The Lit and Phil is a delightful place to work: it's charming and idiosyncratic, and houses a fantastic collection of books. Working on the issue desk you got to chat and exchange jokes daily with members who, collectively, were hugely knowledgeable and interesting and enthusiastic about their specialist subjects. In terms of staffing and organisation, staff numbers were small with quite a flat hierarchical structure. The advantage of this was that I got involved in a wide range of tasks; my main role was as an assistant on the issue desk, but I got to do a whole bunch of other stuff: cataloguing, working with rare and fragile books, giving tours, a bit of IT support, preparing displays and posters. The downside was that opportunities for promotion were rare (a vacancy might arise once a decade, if at all) and it was hard to find the time and money for formal training activities or courses.

After six years at the Lit and Phil I felt it was time for a change of environment. I'm going to have to draw a discreet veil over my next job (it was an information-type role, but not in a library). Suffice it to say that when I came out of the other side 18 months later I'd learnt two valuable lessons:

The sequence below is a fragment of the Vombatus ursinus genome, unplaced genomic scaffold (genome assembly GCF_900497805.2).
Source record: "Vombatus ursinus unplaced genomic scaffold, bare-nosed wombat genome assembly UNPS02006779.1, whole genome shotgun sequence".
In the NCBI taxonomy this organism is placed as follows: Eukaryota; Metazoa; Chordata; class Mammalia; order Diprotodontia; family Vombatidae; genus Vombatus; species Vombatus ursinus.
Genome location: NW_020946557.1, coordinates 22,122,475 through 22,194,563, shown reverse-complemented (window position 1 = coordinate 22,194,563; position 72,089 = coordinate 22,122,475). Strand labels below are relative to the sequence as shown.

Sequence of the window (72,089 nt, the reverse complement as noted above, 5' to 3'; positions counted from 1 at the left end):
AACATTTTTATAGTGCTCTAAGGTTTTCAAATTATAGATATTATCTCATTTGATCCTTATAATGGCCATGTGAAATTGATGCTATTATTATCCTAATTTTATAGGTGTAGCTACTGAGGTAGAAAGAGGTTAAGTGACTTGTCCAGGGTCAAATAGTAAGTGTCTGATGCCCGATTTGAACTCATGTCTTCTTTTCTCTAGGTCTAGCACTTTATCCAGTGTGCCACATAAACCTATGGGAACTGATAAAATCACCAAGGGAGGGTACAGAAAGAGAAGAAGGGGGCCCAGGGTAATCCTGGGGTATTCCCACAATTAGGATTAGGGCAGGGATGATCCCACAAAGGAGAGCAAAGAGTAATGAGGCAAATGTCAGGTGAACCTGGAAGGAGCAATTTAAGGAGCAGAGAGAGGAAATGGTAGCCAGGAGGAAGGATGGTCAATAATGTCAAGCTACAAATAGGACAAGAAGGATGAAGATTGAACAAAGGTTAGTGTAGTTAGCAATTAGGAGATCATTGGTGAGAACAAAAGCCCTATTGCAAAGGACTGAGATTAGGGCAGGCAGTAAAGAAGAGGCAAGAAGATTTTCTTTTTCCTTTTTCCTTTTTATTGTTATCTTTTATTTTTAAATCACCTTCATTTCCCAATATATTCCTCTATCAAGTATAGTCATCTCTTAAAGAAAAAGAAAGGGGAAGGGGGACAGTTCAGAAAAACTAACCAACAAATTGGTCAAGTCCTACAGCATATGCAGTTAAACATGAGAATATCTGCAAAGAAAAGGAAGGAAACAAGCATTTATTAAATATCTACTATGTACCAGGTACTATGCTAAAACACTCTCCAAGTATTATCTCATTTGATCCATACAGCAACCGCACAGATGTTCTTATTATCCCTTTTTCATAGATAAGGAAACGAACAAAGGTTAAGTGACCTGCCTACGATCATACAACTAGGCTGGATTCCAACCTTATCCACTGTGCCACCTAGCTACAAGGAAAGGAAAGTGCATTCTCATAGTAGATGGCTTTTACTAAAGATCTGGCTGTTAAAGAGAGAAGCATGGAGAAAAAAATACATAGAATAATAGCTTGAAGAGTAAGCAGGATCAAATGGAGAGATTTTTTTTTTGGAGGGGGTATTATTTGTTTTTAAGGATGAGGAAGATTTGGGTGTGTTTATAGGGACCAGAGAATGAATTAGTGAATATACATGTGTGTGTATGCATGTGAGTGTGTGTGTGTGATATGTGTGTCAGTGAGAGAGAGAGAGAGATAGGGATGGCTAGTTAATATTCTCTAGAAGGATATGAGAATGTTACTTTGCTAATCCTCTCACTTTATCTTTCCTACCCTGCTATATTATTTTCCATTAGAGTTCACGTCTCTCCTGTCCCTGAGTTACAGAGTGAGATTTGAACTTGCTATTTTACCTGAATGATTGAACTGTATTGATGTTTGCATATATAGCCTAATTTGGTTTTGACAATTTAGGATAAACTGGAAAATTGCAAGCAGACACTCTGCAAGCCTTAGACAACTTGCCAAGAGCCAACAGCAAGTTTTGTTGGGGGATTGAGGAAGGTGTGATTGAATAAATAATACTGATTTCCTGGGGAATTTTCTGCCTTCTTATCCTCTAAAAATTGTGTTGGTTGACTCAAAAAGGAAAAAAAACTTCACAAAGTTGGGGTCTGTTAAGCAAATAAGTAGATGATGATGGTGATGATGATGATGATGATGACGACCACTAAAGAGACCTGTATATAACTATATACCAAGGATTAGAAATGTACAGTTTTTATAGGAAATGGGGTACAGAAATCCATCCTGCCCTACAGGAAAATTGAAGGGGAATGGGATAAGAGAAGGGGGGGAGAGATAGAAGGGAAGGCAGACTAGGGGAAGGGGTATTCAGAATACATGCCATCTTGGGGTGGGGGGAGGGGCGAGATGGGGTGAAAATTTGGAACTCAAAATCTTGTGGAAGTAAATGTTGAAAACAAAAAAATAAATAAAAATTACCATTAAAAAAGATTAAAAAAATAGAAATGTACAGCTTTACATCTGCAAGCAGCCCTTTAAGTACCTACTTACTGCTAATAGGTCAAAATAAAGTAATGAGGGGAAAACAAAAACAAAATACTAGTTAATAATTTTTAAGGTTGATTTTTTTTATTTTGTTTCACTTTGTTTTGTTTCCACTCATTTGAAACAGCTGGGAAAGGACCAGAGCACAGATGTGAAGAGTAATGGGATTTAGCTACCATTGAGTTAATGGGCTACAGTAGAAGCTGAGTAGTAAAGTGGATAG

1. Don't be a breadhead, man (I'm not, particularly - who really becomes a librarian for the massive amounts of wonga on offer? - but it did ram home the message that no salary increase is worth it if you're not enjoying your job); and
  2. I really, really like working in libraries and am not really comfortable anywhere else. I like being surrounded by books and journals and online resources and the pedantic, nit-picky side of me likes organising and sorting and cataloguing those resources and the sociable, interactive side of me likes helping other people by showing them how to find and use those resources.
Fortunately, it was not long before I managed to get a job at Newcastle University's Robinson Library. This was a six-month contract, cataloguing a number of collections that were moving to the soon-to-be opened Great North Museum. As that was coming to an end, I got another part-time contract job, this time editing records in the University's research management system. Then I got another part-time job working in the Library's Technical Services section. This experience, I would say, is increasingly a feature of the profession (maybe of every profession): full-time, permanent jobs are incredibly hard to come by and you may well have to juggle a combination of part-time and temporary roles for a large part of your career.